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Lance Armstrong: Fraud or not?

Lance Armstrong is either (1) the most persecuted and unjustly targeted athlete in the history of the world, or (2) the most accomplished liar since the advent of the multiplatform sports superstar.

There's no longer any room in between.

Tyler Hamilton eliminated that gap with his allegations to "60 Minutes" on Sunday night. He is the latest former Armstrong teammate to declare, in no uncertain terms, that Armstrong was on a sophisticated performance-enhancing drug regimen during his run of seven straight Tour de France wins.

Hamilton gets in line behind Frankie Andreu, Floyd Landis and -- according to "60 Minutes" -- George Hincapie, who gave grand jury testimony reportedly backing Hamilton's assertions. Does your yellow wristband feel any different today?

If it's all true, if the mounting pile of evidence collecting at Armstrong's feet contains facts and not some broadly disorganized plan to smear the man and his legacy, then Armstrong is a fraud. That's right: If Armstrong spent the best years of his cycling career enhancing his performance with EPO and testosterone and undergoing blood doping to improve his endurance, then he's a fraud.

Let's be clear. He's not a fraud for turning himself into a two-wheeled pharmacy; he's a fraud for crafting and profiting from an image that was the antithesis of the stereotypical drug-fueled cyclist. He's a fraud because he so vociferously attacked those who suggested his triumphs were aided by something stronger than pure alpine air.

(A brief digression: Armstrong's situation is different from Greg Mortenson's. The author of "Three Cups of Tea" and the founder of the Central Asia Institute, Mortenson is another icon toppled by "60 Minutes." It's pretty clear from the "60 Minutes" report and Jon Krakauer's reporting that Mortenson is a opportunistic fraud, one who came into prominence -- and money -- solely by fabricating elements of his biography and defrauding well-meaning donors. His alleged fraud was both the means and the end. Unlike Mortenson, Armstrong's philanthropy is not the means of his wealth or fame. Big difference.)

This isn't a drug thing. I hate to admit this, but it's surprisingly easy to understand the everybody-does-it defense. Hamilton employed it so deftly he managed to both justify and indict himself. The more cyclists break the omerta of the peloton, the clearer the picture becomes. It's a culture of organized cheating, with the kind of scientific attention to detail that puts the random injections of baseball players to shame. The doping world described by Hamilton is organized, plotted and -- more than anything -- expected.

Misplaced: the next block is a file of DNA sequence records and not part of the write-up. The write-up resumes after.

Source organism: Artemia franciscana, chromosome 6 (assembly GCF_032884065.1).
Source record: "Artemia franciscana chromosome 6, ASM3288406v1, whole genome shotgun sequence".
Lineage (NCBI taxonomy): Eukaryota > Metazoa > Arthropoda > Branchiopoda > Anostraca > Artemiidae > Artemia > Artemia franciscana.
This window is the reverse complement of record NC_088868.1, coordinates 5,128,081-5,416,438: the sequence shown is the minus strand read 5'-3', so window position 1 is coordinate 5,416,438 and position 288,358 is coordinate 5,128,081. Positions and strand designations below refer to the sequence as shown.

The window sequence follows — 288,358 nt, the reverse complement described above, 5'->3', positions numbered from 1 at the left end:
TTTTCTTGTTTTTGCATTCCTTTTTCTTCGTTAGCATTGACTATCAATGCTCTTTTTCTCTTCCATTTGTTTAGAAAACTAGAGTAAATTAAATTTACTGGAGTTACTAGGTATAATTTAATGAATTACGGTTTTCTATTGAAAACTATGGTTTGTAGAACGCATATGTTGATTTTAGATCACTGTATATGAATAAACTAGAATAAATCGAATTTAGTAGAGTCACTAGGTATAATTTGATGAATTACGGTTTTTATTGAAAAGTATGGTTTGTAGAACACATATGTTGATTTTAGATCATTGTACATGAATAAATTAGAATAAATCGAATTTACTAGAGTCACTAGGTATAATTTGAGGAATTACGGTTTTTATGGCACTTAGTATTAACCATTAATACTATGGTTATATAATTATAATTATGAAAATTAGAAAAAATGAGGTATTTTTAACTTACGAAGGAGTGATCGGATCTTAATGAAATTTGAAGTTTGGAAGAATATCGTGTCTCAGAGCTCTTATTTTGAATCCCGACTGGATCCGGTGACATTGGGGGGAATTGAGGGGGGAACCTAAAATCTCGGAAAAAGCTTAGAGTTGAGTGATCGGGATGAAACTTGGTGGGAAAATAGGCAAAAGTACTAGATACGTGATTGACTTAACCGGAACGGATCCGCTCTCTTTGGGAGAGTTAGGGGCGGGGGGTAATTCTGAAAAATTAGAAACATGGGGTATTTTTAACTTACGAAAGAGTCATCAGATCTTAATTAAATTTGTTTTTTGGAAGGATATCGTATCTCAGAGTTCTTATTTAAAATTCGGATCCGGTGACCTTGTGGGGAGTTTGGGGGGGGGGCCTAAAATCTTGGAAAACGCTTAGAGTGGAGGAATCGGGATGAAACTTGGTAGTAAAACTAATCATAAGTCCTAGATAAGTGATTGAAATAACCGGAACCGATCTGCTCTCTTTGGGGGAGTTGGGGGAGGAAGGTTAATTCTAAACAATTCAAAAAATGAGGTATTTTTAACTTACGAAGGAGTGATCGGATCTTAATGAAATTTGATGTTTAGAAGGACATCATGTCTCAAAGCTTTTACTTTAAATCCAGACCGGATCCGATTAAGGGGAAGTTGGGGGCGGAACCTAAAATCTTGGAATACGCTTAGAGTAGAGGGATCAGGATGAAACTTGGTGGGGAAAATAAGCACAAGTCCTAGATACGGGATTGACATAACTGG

If this is your lifelong dream, as Andreu described on camera, and you are getting dropped by guys who previously couldn't stay in your same zip code, you're going to have to make a decision: dope up or drop out. These cyclists are remarkably clear-eyed and direct when they discuss this; the whole Doper Madness is the construct of somebody outside the sport.

And so, to believe the majority of the peloton was doping while the guy who won seven straight was pure is to believe in pink unicorns and lollipop rainbows.

That gets to the crux of the Armstrong legacy. He has long subscribed to an us versus them world view. You were either for him or against him, and once you crossed the line, there was no going back. He is as viciously loyal to his confidants as he is viciously ruthless to his enemies.

No one who doubts Lance is credible. In response to Hamilton, Armstrong launched a new website -- facts4lance.com -- to hammer home this point. Landis is not credible. Hamilton is not credible. Andreu is not credible.

Moreover, "60 Minutes" is not credible or willing to adhere to any journalistic ethics. The website outlines a series of conversations between the program and Lance's people, and it concludes that "60 Minutes" is unethical because it failed to provide Lance's people with the names of those who were accusing their man of wrongdoing. This is more of the same -- the allegations don't matter as much as the opportunity to smear those making the allegations.

It has a cultlike feel to it, where anyone who dares question the leader is immediately discounted. Armstrong has painted himself into a corner. He can't come clean. He can't call a news conference today and confirm all the allegations, despite the good intentions of my fellow commentarian Jeff MacGregor, and then move on with the business of making the world safe for a new line of life-enhancing pharmaceuticals. He's gone too far, expended too much energy, savaged too many reputations to come out with a steely-eyed "My bad" at this point.

And so he is left with a looming federal investigation and the hope that he can impugn enough messengers to obscure their message.

Armstrong's defenders are those who believe in him, and those who can't afford not to. He's given millions of people hope in their fight against cancer, and he's done more than any one individual to raise awareness and money in the drive for a cure. There's no minimizing that.

But the question remains: How much good will did those yellow bracelets buy? It seems Armstrong is about to find out.

ESPN The Magazine senior writer Tim Keown co-wrote Josh Hamilton's autobiography, "Beyond Belief: Finding the Strength to Come Back," which is available on Amazon.com. Sound off to Tim here.

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